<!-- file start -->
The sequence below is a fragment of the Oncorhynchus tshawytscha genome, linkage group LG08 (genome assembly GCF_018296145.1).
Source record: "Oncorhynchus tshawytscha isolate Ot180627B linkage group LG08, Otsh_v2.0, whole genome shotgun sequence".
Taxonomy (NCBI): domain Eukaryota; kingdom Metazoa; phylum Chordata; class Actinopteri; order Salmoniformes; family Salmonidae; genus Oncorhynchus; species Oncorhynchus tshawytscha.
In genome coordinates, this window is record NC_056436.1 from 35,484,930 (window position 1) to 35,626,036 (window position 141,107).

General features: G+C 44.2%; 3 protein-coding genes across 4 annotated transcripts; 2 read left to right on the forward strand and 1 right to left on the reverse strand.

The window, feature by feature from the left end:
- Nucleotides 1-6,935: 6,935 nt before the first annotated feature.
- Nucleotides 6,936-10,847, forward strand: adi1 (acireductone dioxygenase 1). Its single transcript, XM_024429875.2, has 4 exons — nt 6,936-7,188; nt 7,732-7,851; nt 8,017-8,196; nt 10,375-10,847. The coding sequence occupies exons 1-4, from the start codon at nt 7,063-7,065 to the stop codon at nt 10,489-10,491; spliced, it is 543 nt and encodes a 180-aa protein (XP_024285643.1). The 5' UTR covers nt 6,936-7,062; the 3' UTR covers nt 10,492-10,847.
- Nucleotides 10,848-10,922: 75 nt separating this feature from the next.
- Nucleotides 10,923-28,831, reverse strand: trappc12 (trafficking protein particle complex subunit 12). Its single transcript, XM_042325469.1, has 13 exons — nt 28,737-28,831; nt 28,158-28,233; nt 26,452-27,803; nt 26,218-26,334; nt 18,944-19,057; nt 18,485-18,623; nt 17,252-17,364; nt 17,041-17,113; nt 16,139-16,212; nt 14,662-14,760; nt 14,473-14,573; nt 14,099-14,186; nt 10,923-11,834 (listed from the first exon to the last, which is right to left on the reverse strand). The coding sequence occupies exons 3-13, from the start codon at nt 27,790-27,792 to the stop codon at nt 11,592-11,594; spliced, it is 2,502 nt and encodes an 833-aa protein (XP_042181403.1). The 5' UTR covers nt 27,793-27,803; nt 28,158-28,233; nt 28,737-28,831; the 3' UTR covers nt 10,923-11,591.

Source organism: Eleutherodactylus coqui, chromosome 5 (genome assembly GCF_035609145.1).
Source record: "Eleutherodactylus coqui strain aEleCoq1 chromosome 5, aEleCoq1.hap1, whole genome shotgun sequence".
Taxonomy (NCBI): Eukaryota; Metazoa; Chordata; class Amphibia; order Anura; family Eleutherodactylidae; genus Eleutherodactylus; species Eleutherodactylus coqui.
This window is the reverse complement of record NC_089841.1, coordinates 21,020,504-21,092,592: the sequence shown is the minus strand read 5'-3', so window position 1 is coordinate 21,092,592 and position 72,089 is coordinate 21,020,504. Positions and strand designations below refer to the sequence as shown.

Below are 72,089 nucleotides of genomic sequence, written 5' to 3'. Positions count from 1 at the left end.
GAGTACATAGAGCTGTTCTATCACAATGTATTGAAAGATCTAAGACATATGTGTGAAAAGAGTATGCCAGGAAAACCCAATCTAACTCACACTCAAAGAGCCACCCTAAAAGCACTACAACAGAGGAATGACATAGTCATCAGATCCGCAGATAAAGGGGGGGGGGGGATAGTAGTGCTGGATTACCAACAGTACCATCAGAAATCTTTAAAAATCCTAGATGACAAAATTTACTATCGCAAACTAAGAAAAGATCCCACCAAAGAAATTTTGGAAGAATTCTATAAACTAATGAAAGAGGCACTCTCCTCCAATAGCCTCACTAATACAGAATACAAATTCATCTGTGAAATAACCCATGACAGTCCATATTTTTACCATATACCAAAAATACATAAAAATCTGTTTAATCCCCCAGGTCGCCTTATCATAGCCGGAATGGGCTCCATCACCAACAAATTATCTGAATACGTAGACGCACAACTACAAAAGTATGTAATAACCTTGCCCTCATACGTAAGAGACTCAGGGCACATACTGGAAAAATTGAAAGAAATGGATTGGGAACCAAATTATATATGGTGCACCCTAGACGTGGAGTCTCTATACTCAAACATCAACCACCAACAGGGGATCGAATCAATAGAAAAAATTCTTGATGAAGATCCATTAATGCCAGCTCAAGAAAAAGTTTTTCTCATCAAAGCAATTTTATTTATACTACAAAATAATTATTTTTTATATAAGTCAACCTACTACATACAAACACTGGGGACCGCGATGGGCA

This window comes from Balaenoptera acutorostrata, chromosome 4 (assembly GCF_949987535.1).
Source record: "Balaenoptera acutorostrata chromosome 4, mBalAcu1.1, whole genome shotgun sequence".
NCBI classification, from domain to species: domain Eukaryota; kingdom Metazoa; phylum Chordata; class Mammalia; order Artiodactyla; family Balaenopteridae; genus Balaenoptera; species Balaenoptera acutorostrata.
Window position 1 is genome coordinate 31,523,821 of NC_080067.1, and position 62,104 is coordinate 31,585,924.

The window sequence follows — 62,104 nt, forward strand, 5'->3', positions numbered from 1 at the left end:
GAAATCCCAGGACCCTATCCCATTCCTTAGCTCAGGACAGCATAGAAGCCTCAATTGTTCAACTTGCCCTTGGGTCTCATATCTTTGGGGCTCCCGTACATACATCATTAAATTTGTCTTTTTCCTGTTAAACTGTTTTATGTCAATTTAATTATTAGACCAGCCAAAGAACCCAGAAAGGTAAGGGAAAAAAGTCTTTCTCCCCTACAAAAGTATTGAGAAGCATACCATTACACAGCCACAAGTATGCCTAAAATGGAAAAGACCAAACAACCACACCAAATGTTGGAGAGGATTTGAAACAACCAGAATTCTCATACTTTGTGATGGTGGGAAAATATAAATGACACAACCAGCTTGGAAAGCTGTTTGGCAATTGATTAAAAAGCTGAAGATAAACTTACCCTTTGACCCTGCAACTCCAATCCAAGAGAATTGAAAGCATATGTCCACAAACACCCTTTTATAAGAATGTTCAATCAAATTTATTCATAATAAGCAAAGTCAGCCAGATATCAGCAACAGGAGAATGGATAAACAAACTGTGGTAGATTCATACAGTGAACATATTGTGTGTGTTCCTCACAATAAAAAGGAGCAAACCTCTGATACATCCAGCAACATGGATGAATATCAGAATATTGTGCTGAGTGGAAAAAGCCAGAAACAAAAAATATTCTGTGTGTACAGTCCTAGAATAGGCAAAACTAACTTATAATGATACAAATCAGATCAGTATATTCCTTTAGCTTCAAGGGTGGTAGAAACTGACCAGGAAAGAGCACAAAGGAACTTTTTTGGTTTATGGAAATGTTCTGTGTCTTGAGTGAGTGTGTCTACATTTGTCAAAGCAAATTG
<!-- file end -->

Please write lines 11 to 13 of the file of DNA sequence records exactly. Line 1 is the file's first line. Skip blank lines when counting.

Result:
Source organism: Eleutherodactylus coqui, chromosome 5 (genome assembly GCF_035609145.1).
Source record: "Eleutherodactylus coqui strain aEleCoq1 chromosome 5, aEleCoq1.hap1, whole genome shotgun sequence".
Taxonomy (NCBI): Eukaryota; Metazoa; Chordata; class Amphibia; order Anura; family Eleutherodactylidae; genus Eleutherodactylus; species Eleutherodactylus coqui.